[Source: National Space Science Data Center, http://nssdc.gsfc.nasa.gov/nmc/spacecraftDisplay.do?id=1988-006A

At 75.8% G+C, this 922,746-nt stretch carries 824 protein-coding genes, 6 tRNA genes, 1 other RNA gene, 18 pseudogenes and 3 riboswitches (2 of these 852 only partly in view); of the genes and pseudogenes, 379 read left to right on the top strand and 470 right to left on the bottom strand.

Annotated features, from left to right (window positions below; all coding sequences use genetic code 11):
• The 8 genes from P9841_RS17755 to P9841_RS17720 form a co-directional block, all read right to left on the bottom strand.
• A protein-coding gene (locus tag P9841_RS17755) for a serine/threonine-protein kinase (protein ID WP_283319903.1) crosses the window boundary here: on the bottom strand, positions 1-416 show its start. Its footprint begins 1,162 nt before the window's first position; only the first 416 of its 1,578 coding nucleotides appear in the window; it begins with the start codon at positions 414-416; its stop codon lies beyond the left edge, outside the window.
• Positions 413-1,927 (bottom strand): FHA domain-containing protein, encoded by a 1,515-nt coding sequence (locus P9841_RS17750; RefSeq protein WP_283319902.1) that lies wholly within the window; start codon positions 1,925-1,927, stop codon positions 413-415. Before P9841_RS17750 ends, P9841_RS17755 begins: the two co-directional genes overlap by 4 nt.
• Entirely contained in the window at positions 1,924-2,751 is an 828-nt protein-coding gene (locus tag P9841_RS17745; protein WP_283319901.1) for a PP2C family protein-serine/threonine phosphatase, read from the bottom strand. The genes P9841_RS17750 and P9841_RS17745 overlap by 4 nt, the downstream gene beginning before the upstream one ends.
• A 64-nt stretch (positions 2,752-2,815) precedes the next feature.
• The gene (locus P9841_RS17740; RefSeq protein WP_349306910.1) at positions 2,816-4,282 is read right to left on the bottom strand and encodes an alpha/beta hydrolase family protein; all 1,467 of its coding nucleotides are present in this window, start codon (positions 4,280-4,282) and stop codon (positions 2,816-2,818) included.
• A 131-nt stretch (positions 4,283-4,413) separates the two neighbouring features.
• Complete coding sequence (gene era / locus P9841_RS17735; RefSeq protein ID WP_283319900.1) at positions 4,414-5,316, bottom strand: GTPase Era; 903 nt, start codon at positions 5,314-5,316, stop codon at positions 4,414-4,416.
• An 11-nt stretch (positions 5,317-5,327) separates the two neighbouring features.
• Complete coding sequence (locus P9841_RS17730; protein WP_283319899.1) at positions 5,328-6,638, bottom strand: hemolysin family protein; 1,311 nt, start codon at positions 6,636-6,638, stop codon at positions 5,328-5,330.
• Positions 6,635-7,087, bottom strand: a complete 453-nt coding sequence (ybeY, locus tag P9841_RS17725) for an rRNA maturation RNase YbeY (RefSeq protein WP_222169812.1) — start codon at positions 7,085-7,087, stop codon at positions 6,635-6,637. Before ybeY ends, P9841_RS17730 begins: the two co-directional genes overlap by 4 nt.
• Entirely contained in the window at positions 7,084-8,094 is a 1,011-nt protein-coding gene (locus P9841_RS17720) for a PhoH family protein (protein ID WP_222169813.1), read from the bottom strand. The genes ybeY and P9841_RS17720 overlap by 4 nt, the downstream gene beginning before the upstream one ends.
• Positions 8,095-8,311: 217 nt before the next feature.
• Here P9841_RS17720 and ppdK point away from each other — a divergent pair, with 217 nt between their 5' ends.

DMSP 5D-2/F9 is one of a series of meteorological satellites developed and operated by ... the Air Force under the Defense Meteorological Satellite Program (DMSP). This program, previously known as DAPP (Data Acquisition and Processing Program), was classified until March 1973. The objective of this program is to provide global visual and infrared cloudcover data and specialized environmental data to support Department of Defense operational weather analysis and forecasting requirements. Operationally, the program consists of two satellites in planned 830-km, sun-synchronous polar orbits, with the ascending node of one satellite in early morning and the other at local noon. The 6.4-m-long spacecraft is separated into four sections: (1) a precision mounting platform for sensors and equipment requiring precise alignment; (2) an equipment support module containing the electronics, reaction wheels, and some meteorological sensors; (3) a reaction control equipment support structure containing the third-stage rocket motor and supporting the ascent phase reaction control equipment; and (4) a 9.29-sq-m solar cell panel. The spacecraft stabilization is controlled by a combination flywheel and magnetic control coil system so sensors are maintained in the desired "earth-looking" mode. One feature is the precision-pointing accuracy of the primary imager to 0.01 deg provided by a star sensor and an updated ephemeris navigation system. This allows automatic geographical mapping of the digital imagery to the nearest picture element. The operational linescan system is the primary data acquisition system that provides real-time or stored, multi-orbit, day-and-night visual and infrared imagery of clouds. A supplementary sensor package contains four special sensors: (1) an advanced X-ray spectrometer, (2) an ionospheric/scintillation monitor, (3) a precipitating electron/ion spectrometer, and (4) an infrared temperature and moisture sounder. Either recorded or real-time data are transmitted to ground-receiving sites by two redundant S-band transmitters. Recorded data are read out to tracking sites located at Fairchild AFB, Washington, and at Loring AFB, Maine, and relayed by SATCOM to Air Force Global Weather Center, Offutt AFB, Nebraska. Real-time data are read out at mobile tactical sites located around the world. Additional information concerning this satellite program can be found in the report by D.A. Nichols, "The Defense Meteorological Satellite Program," Optical Engineering, v. 14, n. 4, p. 273, July-August 1975.